Bright and photostable green fluorescent protein derived from Japanese jellyfish

Bright and photostable green fluorescent protein derived from Japanese jellyfish
Photostability of a cysteine mutant of StayGold targeted to the ER lumen. HeLa cells expressing er-(n2)oxStayGold(c4) or er-oxGFP were subjected to continuous live imaging. Comparison was made side by side. Scale bars, 10 μm. a, WF (arc-lamp) illumination with an irradiance value of 0.21 W cm−2. b, Spinning disk confocal illumination with an irradiance value of 3.5 W cm−2. a,b, The first and last images are shown (top). The averaged fluorescence intensities of individual cells are plotted against time (bottom). c, Volumetric 3D-SIM imaging with an irradiance value of 2.4 W cm−2. Repetitive collection of a 3D stack of 56 3D-SIM images. Raw and reconstructed 3D-SIM images of the 51st (left) or 48th (right) plane in z-series 1 and 2. The averaged fluorescence intensities of individual cells are plotted (bottom). Credit: Nature Biotechnology (2022). DOI: 10.1038/s41587-022-01278-2

Fluorescence imaging of biological samples stands to benefit greatly by a RIKEN discovery of a fluorescent protein derived from a Japanese jellyfish that maintains its brightness even when illuminated by strong light.

Proteins that give off when illuminated are powerful tools for imaging fine structures within living cells. Researchers can attach such fluorescent proteins to target structures they are interested in, which then light up when blue light is shone on them.

However, researchers find themselves in a bind—they want to use as little as possible so that it doesn't interfere with normal cellular processes, but that necessitates using strong illumination in order to obtain high-quality images. The trouble is that when strong light is shone on a fluorescent protein, its drops off rapidly due to a process known as photobleaching. To complicate matters, there is a trade-off relationship between brightness and photostability: increasing one will almost inevitably reduce the other.

Now, Atsushi Miyawaki of the RIKEN Center for Brain Science and his co-workers have discovered a fluorescent protein that flouts this trade-off relationship: it offers both high brightness while being roughly ten times more photostable than the best commercial fluorescent proteins.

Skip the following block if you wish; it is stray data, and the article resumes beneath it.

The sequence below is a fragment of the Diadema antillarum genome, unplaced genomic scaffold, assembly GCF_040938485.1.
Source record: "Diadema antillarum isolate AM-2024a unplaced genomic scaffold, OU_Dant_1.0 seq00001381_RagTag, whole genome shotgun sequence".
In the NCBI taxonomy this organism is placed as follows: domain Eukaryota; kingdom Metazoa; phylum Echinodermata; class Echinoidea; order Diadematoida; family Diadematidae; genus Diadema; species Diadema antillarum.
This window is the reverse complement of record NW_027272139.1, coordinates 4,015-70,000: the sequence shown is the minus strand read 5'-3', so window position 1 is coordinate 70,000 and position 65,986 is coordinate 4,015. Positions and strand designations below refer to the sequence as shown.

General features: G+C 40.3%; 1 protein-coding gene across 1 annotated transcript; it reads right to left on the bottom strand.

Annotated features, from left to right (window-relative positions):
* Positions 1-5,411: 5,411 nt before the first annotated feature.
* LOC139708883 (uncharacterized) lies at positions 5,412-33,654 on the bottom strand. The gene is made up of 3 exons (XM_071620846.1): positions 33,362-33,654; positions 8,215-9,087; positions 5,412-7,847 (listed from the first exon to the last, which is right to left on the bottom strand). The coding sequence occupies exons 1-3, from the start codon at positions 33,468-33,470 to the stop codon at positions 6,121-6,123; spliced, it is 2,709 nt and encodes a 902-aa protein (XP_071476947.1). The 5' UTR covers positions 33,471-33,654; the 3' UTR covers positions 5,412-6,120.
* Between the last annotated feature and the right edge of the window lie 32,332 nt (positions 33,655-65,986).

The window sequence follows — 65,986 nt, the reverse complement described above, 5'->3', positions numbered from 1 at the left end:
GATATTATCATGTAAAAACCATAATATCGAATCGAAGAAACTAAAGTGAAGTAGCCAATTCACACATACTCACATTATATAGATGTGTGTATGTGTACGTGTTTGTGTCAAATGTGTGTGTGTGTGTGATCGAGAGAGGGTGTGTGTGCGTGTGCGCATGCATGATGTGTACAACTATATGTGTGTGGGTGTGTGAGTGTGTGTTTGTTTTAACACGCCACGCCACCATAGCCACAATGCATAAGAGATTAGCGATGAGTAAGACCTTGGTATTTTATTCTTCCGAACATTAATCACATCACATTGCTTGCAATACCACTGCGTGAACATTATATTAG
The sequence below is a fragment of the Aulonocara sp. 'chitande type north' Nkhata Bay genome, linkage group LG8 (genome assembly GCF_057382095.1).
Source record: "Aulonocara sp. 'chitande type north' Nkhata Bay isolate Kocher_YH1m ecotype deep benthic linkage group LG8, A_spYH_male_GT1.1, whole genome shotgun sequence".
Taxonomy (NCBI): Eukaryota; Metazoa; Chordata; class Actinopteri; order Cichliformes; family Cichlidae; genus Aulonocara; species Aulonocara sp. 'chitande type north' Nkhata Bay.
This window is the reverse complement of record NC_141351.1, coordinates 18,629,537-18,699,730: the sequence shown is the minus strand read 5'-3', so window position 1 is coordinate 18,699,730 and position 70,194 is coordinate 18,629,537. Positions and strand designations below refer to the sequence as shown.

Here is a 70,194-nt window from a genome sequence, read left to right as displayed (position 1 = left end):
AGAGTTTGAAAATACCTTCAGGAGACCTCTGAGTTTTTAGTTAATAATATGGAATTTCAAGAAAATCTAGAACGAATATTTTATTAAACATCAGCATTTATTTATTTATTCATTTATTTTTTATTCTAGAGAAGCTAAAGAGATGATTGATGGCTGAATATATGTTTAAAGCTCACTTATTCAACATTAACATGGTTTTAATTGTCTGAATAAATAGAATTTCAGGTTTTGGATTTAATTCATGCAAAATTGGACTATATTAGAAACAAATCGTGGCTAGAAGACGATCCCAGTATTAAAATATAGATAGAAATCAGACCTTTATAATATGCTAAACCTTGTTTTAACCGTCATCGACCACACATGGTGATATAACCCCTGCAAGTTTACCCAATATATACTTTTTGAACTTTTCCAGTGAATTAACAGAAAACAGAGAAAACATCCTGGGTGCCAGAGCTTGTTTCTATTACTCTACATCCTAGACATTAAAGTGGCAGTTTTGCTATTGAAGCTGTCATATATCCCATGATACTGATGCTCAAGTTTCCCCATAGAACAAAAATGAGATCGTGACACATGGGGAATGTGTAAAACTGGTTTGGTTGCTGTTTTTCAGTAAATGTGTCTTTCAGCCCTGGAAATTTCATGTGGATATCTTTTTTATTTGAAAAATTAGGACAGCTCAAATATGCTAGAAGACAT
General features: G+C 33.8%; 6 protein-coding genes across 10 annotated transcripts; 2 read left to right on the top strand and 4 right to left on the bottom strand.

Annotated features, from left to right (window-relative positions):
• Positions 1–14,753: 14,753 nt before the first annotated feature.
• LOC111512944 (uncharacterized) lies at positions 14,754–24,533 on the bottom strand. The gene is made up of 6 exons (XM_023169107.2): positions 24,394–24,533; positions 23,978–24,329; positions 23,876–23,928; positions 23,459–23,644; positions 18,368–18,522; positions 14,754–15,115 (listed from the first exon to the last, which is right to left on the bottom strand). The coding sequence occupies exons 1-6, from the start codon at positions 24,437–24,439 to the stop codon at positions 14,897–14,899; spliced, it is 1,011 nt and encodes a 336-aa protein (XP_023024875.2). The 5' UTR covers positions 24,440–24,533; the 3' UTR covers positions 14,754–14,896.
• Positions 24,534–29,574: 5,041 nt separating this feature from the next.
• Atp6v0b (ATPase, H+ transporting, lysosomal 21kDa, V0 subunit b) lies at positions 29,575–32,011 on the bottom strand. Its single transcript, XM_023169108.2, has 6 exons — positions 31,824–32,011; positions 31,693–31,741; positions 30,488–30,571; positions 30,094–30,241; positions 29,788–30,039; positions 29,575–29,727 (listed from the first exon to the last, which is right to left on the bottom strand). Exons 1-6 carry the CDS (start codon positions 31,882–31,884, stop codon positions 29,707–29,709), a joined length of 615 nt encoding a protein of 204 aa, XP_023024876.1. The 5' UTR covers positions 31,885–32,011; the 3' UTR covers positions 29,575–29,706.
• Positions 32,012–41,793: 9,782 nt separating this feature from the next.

Appropriately named StayGold, the fluorescent protein is derived from a naturally occurring fluorescent protein found in Cytaeis uchidae, a tiny jellyfish found off the coast of Japan.

There was an element of serendipity in the discovery. "We noticed that the fluorescent protein from the jellyfish was photostable but very dim. And I wasn't optimistic about making the protein brighter while keeping that photostability, because I simply believed the tradeoff," recalls Miyawaki. "However, to our surprise, we were able to increase both the protein's photostability and its brightness. So could have our cake and eat it too."

The team demonstrated the usefulness of StayGold by using it to image the endoplasmic reticulum network and mitochondria in cells with enhanced spatiotemporal resolution and length of observation. They also used it to image the spike protein of SARS-CoV-2, the virus that causes COVID-19, in infected cells.

The intense interest generated by the study is reflected in the fact that it has been accessed more than 44,000 times since publication in Nature Biotechnology in late April. Researchers wanting to try the can obtain it from the RIKEN BioResource Research Center.

Since it remains unclear why StayGold can both be bright and stay bright under illumination, Miyawaki and his team intend to investigate the mechanism behind this.

More information: Masahiko Hirano et al, A highly photostable and bright green fluorescent protein, Nature Biotechnology (2022). DOI: 10.1038/s41587-022-01278-2

Journal information: Nature Biotechnology

Provided by RIKEN

Citation: Bright and photostable green fluorescent protein derived from Japanese jellyfish (2022, September 30) retrieved 26 November 2022 from
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